Author Topic: Bicycle training  (Read 719 times)

Travis

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Bicycle training
« on: March 27, 2018, 10:58:35 AM »
My son has decided he wants to learn how to ride his bike. He's 8 years old and has a bike that I think is his size.  The problem I'm having is the training wheels.  They're basically metal stems with wheels at the end that have some give to them when he puts weight in that direction.  The problem I'm running into is when he turns or goes on/off the sidewalk.  The training wheel on that side prevents him from leaning into a turn or an incline and causes him to fall over when he makes the attempt.  The training wheels are adjustable so I could elevate them slightly, but then he struggles with staying upright.  Any thoughts?

PoutineLover

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Re: Bicycle training
« Reply #1 on: March 27, 2018, 11:06:29 AM »
I think he needs to learn now to stay upright in a straight line without relying on the training wheels before he can attempt making turns. Once he can keep his balance at the current wheel height, you can elevate them so he can practice the harder stuff. Sometimes just taking the wheels off is the best way to learn though. Lower the seat so he can touch the ground, practice coasting, and make sure he's wearing protective gear. He will fall at first but then it will click. He just needs to get the hang of it.

GuitarStv

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Re: Bicycle training
« Reply #2 on: March 27, 2018, 11:13:47 AM »
I agree with PoutineLover.

Take the pedals and training wheels off the bike.  Let your son get used to balancing on the bike by pushing with his feet on the ground.  Once he can do that, give him some pushes so that he gets used to balancing at slightly faster speeds.

Then re-attach the pedals and get him used to pedaling while balancing.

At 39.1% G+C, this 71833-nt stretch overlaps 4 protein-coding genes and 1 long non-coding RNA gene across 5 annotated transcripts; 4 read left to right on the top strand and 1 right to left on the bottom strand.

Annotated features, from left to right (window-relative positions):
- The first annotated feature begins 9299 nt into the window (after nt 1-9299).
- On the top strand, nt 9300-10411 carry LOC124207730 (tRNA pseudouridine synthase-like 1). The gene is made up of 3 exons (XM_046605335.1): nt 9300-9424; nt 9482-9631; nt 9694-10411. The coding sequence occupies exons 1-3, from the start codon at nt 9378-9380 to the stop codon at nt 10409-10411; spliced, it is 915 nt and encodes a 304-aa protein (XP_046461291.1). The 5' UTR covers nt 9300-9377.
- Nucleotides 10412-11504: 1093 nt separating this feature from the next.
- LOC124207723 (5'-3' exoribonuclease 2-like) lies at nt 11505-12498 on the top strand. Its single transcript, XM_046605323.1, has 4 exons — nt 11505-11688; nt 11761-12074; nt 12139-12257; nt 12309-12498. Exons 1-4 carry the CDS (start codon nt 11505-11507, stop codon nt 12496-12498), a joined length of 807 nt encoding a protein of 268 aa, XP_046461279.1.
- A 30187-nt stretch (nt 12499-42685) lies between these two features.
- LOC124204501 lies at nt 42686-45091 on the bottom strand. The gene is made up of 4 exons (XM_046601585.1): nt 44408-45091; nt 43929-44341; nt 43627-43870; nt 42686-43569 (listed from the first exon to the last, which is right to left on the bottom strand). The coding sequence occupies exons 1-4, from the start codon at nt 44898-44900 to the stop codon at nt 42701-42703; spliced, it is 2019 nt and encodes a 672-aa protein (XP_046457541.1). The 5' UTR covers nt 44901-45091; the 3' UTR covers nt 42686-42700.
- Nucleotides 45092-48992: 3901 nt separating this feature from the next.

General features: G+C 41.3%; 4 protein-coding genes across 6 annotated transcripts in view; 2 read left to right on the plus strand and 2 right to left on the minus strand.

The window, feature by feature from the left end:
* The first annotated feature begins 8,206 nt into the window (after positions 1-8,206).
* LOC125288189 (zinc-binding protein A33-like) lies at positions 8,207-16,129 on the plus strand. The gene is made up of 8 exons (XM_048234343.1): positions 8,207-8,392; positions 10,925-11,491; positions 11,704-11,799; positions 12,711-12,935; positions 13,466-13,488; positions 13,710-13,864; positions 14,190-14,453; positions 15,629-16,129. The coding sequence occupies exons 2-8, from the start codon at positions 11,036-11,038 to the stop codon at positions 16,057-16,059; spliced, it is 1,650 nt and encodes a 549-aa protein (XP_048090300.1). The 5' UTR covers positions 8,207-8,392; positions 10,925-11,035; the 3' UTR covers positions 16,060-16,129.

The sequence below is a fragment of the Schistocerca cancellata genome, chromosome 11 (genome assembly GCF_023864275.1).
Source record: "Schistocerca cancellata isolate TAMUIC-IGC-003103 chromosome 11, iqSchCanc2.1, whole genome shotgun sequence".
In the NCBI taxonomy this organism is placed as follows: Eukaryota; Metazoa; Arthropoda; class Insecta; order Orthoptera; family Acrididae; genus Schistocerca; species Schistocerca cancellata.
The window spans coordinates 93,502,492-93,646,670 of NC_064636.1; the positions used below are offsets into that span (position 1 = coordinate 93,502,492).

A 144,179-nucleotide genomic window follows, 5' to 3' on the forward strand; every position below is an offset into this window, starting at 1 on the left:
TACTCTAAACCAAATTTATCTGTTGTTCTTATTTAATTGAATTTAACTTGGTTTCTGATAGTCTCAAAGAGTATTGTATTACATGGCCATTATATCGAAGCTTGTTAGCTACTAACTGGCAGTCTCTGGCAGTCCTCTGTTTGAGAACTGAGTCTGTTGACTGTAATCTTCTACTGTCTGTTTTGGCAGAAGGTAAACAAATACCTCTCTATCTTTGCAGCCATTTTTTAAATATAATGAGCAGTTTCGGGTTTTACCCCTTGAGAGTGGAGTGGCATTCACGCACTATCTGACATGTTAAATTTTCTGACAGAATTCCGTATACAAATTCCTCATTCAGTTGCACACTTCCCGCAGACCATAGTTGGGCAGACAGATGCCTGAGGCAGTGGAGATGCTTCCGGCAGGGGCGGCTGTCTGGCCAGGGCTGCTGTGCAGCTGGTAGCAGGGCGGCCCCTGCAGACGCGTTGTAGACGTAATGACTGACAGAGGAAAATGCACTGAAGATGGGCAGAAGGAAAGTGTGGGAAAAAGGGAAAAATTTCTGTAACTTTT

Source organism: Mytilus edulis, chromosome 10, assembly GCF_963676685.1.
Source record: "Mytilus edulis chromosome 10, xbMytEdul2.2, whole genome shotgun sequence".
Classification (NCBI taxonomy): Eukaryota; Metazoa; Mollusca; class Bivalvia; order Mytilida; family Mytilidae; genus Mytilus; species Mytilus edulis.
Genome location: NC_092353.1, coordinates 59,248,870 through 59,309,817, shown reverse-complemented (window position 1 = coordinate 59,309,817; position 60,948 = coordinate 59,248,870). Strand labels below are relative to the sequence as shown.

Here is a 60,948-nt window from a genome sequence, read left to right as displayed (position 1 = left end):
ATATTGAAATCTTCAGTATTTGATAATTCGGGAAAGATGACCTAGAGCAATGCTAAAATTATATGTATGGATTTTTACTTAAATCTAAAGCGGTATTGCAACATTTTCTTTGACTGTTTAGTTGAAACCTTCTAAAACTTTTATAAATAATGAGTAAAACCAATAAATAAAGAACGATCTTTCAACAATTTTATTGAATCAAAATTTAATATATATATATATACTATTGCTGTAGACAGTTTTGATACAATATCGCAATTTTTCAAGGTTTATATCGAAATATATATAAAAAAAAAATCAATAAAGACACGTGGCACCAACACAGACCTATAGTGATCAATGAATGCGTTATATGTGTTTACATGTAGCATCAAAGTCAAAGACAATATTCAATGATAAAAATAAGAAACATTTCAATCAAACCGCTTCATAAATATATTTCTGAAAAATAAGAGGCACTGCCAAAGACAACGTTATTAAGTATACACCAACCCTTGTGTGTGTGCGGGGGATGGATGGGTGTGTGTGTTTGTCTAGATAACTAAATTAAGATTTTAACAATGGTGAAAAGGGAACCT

Kmp2

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Re: Bicycle training
« Reply #3 on: March 27, 2018, 11:39:48 AM »
I watched the pedal head bike course in our neighbourhood, and they found a gentle grassy incline, kids would coast down it not pedalling and using their feet to break until they could keep their feet off the ground the whole way. At that point, they'd add the pedals in and they'd pedal downhill and onto the flat grass as far as they could (still with their seat low enough to use their feet to stop a fall).

I thought the grassy hill was a cool idea, it slows their descent, gives them some uneven surfaces to balance over and is a softer landing if they fall.

formerlydivorcedmom

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Re: Bicycle training
« Reply #4 on: March 27, 2018, 12:27:33 PM »
My youngest was very adamant that the training wheels were staying on for a very long time or he would not get on the bike.  My husband decided to test this and threw the training wheels away.  We promised to hold onto the bike and help him balance, and the kid refused to even try.  After 8 months of him not touching his bike, I bought another set of training wheels.  I think we made the wrong decision - he had LOVED riding his bike before, and now, even though it's been a few years and he finally asked to take off the training wheels, he doesn't ride nearly as much as he used to.

With the training wheels, he had to learn to be careful not to steer into the grass, and to make wide turns.  That meant that quite often he had to get off the bike and push it back on the sidewalk.  That was a disruption he was prepared to tolerate.

Eventually, he figured it out and requested the training wheels come off. I think this was the result of excessive teasing by his teenage stepbrothers.

hoping2retire35

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Re: Bicycle training
« Reply #5 on: March 27, 2018, 01:09:35 PM »
Take him to a play where he has a wider, smooth surface to ride on. Kids just swerve a lot, ergo they need a lot of room.

furrychickens

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Re: Bicycle training
« Reply #6 on: March 28, 2018, 07:07:45 AM »
I have had great luck with my kids doing the “balance bike” method of taking the pedals and the training wheels off and getting them used to balancing. A gentle slope is a great place to practice once they’re okay on flat ground. I use the driveway apron of our alley.

Trifele

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Re: Bicycle training
« Reply #7 on: March 28, 2018, 08:58:42 AM »
Agree -- start with balancing and coasting.  Then add in the pedaling.  No need for training wheels.

This may sound odd but it worked for us -- Once our kids were able to coast and were starting to pedal, we put a lifejacket on them.  (We canoe quite a bit, and kids' life jackets have a nice handle right in the middle of the upper back.)  Then for the first couple times they pedaled by themselves on cement, we jogged along side them with our hands lightly touching the handle, and were able to give them a gentle correction if needed to avoid an ugly crash.  We only jogged with them a few times, and then they had it down.

The first time they fly truly solo on cement you can have them wear jeans instead of shorts (saves on skin loss) and kneepads too if you are worried.